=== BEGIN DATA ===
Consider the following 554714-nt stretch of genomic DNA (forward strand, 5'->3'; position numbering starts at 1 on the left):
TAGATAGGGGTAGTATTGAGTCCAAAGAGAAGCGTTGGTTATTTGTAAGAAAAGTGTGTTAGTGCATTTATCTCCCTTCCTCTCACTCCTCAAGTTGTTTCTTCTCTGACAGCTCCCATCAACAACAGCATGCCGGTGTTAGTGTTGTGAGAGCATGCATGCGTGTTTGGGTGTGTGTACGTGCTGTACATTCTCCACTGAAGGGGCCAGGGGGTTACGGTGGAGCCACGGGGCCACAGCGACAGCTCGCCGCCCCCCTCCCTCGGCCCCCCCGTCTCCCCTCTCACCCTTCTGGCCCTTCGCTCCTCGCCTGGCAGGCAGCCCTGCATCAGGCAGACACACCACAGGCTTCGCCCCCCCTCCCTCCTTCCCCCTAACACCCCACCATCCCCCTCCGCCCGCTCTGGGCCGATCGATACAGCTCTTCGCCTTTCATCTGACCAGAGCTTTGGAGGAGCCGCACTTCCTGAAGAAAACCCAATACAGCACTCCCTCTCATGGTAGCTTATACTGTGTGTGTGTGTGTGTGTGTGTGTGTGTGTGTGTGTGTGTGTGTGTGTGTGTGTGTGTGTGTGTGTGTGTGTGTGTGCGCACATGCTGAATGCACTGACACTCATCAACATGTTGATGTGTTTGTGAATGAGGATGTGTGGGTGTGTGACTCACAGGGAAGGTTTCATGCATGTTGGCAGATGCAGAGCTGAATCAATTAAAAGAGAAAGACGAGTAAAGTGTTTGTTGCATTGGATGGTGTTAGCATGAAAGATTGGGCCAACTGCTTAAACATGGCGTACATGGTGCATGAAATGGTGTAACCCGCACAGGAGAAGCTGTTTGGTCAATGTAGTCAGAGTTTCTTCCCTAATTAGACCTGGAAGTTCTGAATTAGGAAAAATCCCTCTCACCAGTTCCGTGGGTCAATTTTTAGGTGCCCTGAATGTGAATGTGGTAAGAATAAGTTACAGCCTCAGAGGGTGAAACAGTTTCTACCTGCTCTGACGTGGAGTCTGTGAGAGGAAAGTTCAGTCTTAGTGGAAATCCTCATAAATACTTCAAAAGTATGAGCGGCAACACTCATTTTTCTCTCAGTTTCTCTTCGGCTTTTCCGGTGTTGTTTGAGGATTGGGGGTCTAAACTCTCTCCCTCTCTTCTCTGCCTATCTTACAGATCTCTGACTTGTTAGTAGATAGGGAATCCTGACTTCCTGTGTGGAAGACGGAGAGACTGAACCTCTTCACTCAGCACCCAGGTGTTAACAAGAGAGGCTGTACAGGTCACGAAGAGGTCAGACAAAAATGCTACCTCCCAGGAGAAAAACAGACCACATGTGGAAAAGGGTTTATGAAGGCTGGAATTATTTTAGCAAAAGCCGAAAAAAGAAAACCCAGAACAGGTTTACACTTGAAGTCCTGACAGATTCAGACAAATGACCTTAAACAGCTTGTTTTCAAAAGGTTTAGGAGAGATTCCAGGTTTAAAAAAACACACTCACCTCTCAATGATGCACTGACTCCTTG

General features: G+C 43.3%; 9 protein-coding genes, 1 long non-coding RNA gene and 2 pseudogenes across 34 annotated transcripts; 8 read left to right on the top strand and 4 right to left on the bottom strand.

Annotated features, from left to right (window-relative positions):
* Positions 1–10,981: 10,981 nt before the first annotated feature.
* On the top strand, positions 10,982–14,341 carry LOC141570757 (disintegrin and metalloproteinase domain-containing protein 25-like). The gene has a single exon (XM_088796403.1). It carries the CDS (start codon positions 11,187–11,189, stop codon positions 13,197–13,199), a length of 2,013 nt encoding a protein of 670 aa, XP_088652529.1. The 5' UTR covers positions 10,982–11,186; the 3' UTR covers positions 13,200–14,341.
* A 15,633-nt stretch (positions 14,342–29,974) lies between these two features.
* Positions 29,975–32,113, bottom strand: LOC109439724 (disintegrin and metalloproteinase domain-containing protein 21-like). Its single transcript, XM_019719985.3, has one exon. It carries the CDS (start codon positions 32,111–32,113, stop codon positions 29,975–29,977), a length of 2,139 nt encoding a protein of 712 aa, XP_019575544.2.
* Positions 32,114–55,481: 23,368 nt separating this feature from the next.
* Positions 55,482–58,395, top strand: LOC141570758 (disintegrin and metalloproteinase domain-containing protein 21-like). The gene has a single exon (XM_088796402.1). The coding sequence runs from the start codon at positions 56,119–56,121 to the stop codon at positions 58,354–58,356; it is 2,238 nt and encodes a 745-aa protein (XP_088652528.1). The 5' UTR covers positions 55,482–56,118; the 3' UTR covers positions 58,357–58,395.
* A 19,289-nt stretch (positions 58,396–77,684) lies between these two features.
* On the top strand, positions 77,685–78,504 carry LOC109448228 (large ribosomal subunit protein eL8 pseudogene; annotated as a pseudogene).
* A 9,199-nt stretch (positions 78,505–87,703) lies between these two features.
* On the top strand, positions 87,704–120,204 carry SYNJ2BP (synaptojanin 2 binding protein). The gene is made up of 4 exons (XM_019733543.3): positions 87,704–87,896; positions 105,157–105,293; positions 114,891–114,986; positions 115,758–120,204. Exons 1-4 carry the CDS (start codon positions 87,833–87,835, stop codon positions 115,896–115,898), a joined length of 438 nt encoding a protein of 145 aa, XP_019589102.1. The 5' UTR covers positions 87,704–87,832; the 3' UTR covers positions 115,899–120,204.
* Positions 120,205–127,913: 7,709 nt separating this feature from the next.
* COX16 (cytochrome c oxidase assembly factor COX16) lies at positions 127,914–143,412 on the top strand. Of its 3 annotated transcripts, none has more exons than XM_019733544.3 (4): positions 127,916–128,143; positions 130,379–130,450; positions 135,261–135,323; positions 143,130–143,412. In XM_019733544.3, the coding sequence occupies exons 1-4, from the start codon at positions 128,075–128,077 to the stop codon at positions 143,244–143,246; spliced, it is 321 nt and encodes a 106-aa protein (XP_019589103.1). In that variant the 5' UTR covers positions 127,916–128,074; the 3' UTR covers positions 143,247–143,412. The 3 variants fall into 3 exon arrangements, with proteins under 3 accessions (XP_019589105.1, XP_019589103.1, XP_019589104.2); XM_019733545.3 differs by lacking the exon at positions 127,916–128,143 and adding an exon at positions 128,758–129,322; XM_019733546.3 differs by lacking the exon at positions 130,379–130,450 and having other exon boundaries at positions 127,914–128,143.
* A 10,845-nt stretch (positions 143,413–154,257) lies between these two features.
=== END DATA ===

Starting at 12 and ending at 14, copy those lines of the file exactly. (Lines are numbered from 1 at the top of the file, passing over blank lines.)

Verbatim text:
* On the top strand, positions 77,685–78,504 carry LOC109448228 (large ribosomal subunit protein eL8 pseudogene; annotated as a pseudogene).
* A 9,199-nt stretch (positions 78,505–87,703) lies between these two features.
* On the top strand, positions 87,704–120,204 carry SYNJ2BP (synaptojanin 2 binding protein). The gene is made up of 4 exons (XM_019733543.3): positions 87,704–87,896; positions 105,157–105,293; positions 114,891–114,986; positions 115,758–120,204. Exons 1-4 carry the CDS (start codon positions 87,833–87,835, stop codon positions 115,896–115,898), a joined length of 438 nt encoding a protein of 145 aa, XP_019589102.1. The 5' UTR covers positions 87,704–87,832; the 3' UTR covers positions 115,899–120,204.